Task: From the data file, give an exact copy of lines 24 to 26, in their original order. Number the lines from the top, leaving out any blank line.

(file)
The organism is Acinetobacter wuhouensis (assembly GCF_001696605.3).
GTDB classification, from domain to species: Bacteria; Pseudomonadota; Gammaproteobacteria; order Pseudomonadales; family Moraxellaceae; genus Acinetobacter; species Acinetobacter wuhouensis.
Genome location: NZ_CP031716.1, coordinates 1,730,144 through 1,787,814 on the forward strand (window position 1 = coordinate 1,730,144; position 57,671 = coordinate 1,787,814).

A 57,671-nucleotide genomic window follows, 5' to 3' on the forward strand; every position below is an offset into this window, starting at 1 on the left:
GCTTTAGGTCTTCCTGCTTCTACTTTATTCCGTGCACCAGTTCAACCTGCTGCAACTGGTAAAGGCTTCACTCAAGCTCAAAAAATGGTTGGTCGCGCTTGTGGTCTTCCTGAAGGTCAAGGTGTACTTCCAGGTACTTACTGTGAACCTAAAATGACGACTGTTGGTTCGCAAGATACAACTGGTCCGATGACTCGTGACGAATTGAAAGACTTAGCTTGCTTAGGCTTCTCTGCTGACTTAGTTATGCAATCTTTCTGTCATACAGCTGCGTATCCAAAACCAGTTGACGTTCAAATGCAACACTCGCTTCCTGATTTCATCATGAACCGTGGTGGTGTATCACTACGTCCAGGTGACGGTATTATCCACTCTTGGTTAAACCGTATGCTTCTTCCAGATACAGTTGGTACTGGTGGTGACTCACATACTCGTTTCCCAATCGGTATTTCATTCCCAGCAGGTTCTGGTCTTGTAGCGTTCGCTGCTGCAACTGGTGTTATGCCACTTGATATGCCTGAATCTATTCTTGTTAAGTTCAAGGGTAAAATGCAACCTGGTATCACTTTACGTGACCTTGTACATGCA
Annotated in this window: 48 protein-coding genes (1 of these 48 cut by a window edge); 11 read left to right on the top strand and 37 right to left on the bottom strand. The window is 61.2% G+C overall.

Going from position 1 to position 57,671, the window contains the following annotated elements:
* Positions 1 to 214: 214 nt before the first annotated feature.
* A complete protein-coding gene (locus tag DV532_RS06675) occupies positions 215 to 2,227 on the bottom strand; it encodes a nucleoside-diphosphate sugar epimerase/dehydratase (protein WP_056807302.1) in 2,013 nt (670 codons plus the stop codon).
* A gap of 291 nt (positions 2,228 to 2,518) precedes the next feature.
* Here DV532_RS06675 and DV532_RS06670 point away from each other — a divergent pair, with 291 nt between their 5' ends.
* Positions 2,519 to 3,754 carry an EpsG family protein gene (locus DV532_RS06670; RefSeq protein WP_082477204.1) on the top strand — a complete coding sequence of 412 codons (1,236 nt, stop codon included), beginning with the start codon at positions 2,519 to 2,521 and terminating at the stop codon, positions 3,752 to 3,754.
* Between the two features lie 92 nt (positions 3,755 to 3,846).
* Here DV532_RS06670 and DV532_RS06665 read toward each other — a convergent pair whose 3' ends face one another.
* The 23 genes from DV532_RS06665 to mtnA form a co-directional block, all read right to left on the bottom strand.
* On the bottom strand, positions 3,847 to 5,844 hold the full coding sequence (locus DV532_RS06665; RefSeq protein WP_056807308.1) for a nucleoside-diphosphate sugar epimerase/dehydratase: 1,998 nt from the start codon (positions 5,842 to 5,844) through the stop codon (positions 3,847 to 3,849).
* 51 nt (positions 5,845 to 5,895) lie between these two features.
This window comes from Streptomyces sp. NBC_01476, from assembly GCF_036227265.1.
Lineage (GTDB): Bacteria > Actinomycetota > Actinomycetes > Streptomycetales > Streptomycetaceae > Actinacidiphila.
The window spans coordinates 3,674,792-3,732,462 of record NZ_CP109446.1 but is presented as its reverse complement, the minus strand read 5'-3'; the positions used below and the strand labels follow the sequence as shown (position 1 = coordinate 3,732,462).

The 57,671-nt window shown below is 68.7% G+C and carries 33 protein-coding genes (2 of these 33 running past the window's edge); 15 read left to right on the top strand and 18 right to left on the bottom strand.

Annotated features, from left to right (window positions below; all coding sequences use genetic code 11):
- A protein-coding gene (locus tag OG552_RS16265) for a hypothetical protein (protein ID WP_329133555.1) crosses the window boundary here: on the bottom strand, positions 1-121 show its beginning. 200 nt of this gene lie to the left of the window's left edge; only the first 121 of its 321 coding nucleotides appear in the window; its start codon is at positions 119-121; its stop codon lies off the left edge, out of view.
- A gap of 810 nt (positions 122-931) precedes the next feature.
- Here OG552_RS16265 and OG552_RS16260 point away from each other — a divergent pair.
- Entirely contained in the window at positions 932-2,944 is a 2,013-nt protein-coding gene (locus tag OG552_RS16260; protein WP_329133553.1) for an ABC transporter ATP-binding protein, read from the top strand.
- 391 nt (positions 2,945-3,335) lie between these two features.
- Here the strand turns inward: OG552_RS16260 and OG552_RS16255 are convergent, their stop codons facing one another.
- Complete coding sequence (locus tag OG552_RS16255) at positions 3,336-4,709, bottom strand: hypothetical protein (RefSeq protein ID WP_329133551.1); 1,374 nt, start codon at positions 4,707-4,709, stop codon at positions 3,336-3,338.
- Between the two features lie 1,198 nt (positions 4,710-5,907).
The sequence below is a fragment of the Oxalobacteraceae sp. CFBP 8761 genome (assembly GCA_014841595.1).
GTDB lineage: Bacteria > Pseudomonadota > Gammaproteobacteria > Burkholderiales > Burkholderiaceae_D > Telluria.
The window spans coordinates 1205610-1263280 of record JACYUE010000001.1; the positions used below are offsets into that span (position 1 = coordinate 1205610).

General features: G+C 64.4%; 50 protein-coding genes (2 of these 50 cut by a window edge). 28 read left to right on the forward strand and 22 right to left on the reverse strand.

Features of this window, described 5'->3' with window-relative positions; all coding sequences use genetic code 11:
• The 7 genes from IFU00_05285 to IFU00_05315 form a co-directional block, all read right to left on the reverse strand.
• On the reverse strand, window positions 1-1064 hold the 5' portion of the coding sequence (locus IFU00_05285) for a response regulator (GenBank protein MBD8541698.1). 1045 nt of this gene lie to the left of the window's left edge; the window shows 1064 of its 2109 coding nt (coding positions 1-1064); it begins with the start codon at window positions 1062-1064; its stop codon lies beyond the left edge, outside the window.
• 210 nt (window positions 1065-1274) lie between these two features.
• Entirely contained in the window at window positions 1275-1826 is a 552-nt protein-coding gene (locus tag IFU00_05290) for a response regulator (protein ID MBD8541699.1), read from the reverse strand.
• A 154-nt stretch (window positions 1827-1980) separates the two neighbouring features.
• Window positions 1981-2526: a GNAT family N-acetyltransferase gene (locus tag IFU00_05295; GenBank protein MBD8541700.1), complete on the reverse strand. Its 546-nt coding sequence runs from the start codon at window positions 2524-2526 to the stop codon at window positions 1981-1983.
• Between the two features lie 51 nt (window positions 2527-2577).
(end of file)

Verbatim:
- A gap of 810 nt (positions 122-931) precedes the next feature.
- Here OG552_RS16265 and OG552_RS16260 point away from each other — a divergent pair.
- Entirely contained in the window at positions 932-2,944 is a 2,013-nt protein-coding gene (locus tag OG552_RS16260; protein WP_329133553.1) for an ABC transporter ATP-binding protein, read from the top strand.